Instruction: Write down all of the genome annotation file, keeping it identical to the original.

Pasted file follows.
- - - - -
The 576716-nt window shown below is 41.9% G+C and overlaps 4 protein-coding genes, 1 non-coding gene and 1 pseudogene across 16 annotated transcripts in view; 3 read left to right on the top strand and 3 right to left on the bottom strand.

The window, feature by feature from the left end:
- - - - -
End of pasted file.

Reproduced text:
The 576716-nt window shown below is 41.9% G+C and overlaps 4 protein-coding genes, 1 non-coding gene and 1 pseudogene across 16 annotated transcripts in view; 3 read left to right on the top strand and 3 right to left on the bottom strand.

The window, feature by feature from the left end: